Can You Sell a Price Rise?

August 05, 2019

Can You Sell a Price Rise?

Peter Colman presents the fifth article in his series on behavioural economics in sales management – reacting to biases to grow profits. Here, he focuses on how too many pricing opinions and too few facts mean that a company’s most powerful profit lever is usually poorly managed or not managed at all.

The best thing a salesperson can sell is a price increase. Pricing is so important – in fact, it is the most important profit lever. Pricing is one of the most fundamental aspects of any business – every company has to set prices for its products and services. If the world was a rational place, pricing management would be a core competence of every firm, but in reality it almost never is.

The beauty of pricing, and price increases in particular, for sales leaders is that it all drops straight through to the bottom line. As one recently remarked to me about her salesforce, “If they can’t sell a price increase I don’t want them on my team."

At the same time, we know that many salespeople hate even the thought of price-related customer conversations, let alone price increases. Consequently, it should be no surprise that in the latest annual Simon-Kucher Global Pricing & Sales Survey (among 1,925 companies across major industries in over 40 countries – see, firms said that they typically achieve only 37% of their price increase target (ie. what they get versus what they set). This means that even if firms are setting increases to keep pace with inflation, there is a high chance that their prices are going backwards in real terms.

As a topline focused consultancy, Simon-Kucher conducts thousands of commercial excellence programmes every year. In previous articles we’ve covered a range of topics including incentives, sales strategy and tooling. This time we’ll turn our attention to how commercial leaders need to think about pricing, and how it can affect the perceptions of everyone from customers and competitors through to their own salesforce.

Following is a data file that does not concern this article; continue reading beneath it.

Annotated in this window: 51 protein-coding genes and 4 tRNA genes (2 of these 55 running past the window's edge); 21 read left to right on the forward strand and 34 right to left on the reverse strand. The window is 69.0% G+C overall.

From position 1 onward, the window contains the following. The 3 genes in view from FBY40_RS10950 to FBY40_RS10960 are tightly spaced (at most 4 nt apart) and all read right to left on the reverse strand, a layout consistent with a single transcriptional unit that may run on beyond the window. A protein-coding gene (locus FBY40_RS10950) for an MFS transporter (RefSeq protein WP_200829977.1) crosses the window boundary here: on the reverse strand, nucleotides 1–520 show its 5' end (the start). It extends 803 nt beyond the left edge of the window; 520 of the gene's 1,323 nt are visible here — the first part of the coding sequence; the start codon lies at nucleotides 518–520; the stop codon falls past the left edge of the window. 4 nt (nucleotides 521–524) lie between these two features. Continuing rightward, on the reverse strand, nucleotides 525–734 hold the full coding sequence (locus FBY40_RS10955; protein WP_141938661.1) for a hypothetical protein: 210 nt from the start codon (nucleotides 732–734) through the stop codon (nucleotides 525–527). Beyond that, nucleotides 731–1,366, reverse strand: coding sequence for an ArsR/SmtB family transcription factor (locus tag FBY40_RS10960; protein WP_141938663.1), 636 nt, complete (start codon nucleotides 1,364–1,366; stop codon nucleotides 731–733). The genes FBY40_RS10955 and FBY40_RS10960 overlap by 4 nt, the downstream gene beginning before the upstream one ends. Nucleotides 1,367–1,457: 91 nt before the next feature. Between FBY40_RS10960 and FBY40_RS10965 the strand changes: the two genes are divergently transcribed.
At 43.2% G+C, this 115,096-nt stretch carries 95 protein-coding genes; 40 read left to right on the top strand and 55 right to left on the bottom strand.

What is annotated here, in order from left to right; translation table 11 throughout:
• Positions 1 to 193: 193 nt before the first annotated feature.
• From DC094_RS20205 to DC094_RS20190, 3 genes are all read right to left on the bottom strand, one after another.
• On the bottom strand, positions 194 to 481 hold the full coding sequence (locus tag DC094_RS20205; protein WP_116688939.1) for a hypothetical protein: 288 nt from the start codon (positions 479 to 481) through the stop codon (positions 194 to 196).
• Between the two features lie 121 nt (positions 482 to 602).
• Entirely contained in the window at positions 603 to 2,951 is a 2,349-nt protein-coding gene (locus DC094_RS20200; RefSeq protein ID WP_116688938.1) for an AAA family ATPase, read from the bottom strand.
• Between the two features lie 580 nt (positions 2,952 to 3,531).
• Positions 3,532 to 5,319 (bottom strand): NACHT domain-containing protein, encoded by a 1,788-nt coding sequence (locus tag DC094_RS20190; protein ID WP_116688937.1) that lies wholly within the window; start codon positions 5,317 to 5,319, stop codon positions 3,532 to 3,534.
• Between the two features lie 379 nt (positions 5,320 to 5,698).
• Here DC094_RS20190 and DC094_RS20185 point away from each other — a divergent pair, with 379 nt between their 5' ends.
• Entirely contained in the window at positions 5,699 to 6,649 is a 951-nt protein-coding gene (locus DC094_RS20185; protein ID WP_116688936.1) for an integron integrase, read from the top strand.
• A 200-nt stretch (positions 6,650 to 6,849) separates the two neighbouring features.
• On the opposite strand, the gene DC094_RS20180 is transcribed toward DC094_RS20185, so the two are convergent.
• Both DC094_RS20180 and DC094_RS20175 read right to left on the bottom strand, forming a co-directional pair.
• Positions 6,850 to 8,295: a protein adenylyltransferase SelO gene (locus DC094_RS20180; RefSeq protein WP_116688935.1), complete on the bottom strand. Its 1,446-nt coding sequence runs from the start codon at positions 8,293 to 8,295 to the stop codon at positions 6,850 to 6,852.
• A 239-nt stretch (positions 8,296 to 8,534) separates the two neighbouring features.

Here is a list of the six most commonly occurring psychological biases when it comes to salespeople’s pricing behaviours:



When we asked this question across various departments in one company we got some interesting answers. Responses from salespeople included: “finance”, “marketing” and “don’t know.” Answers back from finance people included: “marketing” and “finance and marketing.” And the replies from marketing people included: “finance” and “marketing.” It was obviously a confusing picture, so the commercial team created a checklist (shown in the panel below) to create greater clarity over the whole pricing process.



“Our competitors are so aggressive on price.” In our study mentioned earlier, about half the respondents said they were in a price war. When asked who started it, 77% of those attributed it to a competitor. In other words, “We’re sensible and everyone else is a barbarian”. Hear it enough and it becomes the accepted “wisdom”. Just note that those same competitors are probably saying exactly the same thing about you. In our experience, poor price management accidentally starts a tit-for-tat reaction that can often become a damaging race to the bottom. In a management meeting, a recently-joined executive asked me to guess why their company’s profitability had suffered in the past. I suggested, “You’d reduced prices to win some more volume and your biggest competitor didn’t take it too kindly, so retaliated with a price decreases of their own?” There was a nod across the table.

I wish I were psychic, but alas I’m not. Like Groundhog Day, I have this conversation about once a month, except with a different firm each time. “You didn’t get any volume did you?” I asked. This time, a shake of the head. The unfortunately predictable result was that the market shares stayed the same while the profits of the warring firms took a nosedive. The task then is to claw those prices back. One way to reduce the chances of a price war is to try to estimate how competitors will react if you reduce your prices, as this is often overlooked in the estimates of increased volumes.